“Particularly in the VC space, the disparity is quite grotesque. I think the most talented founders are probably not getting the funding…and are being overlooked,” Janey told Sourcing Journal. “It’s an injustice to the market because there are great products and ideas that are not being able to compete in the market, which actually limits the level of innovation that we’re experiencing.” 

Benjamen Janey, founder of Spooler. Photo courtesy of Benjamen Janey.

Couch told Sourcing Journal she has decided to wait on fundraising for Looks AI until she has piloted her solution with a retail partner. She said that is partly because the platform becomes revenue-generating as soon as a client signs, but it is also due to the obstacles Black founders face in trying to secure investment. 

“I think that part of being a person of color is sometimes you have to be more resourceful when you don’t have either access to the same tools, or you don’t get the same credibility as others,” Couch said.

Blege and Omoregie said they have ping-ponged back and forth on whether to fundraise. For the time being, they have decided not to do so for a few reasons: the demanding nature of fundraising, an interest in building with internal funds they already have and the lack of faith investors in the UK have in Black women who are entrepreneurs. 

“It’s not because there aren’t Black woman founders; there are a lot of them—very successful ones, building great businesses. It’s just that the investors, the people sitting on the other side of the table, are not interested—or if they are, you have to jump through so many hurdles that they would never ask for in white male counterparts,” Omoregie said. “I think it makes us more determined to prove that we can build a sustainable business without external funding first.”

Judith Omoregie, co-founder and chief of marketing at Efitter. Photo courtesy of Efitter.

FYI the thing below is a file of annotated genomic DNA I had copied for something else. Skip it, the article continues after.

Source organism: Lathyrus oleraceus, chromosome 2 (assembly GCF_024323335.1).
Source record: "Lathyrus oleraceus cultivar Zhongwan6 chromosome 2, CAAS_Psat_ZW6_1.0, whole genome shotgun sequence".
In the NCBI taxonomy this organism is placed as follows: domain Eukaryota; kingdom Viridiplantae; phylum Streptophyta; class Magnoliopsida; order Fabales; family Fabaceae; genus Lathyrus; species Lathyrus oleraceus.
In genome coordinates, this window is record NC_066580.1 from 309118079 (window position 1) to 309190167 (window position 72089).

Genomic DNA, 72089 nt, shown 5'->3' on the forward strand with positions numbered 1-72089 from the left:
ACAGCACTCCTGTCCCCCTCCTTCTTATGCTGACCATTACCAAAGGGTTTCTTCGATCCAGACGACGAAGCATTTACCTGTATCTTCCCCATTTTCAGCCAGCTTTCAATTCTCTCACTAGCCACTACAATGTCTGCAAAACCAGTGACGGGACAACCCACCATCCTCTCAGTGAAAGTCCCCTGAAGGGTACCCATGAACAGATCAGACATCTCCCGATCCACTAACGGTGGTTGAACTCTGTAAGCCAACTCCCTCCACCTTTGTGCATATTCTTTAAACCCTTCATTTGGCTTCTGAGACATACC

Smith said he wants Plug In to be part of the solution for founders of color. For that reason, he and his team have been working to create a dual-chamber model for the organization going forward. While it will continue running its accelerator program, Smith has aspirations that Plug In will soon be able to invest directly in the companies it works with. 

“What we do here, it’s already a huge heavy lift. Working with founders is its own special thing in and of itself,” he said. “The investment piece is where we’re focused, and that is what is going to change, [while] also continuing to make sure that we’re operating our first-in-class accelerator program to support our founders and thinking about, ‘How can we have a bigger impact?’” 

Despite the difficulties these Black founders have faced while building their businesses, each of them remains optimistic about the ways in which their businesses can change the industry and better consumers’ lives. 

Couch said that she hopes young people of color considering becoming founders should be aware of—but not scared off by—the extra barriers they will have to break through to reach success.

“Standing out works in your favor. Creating opportunities for yourself when doors close works in your favor, because it only makes you smarter and sharper. The advice that I would give would be, don’t take it personally. Everyone doesn’t have the same baseline,” Couch said. “Everyone’s not going to appreciate what you offer, but identify opportunities for yourself, even within prejudices, because opportunities are there.”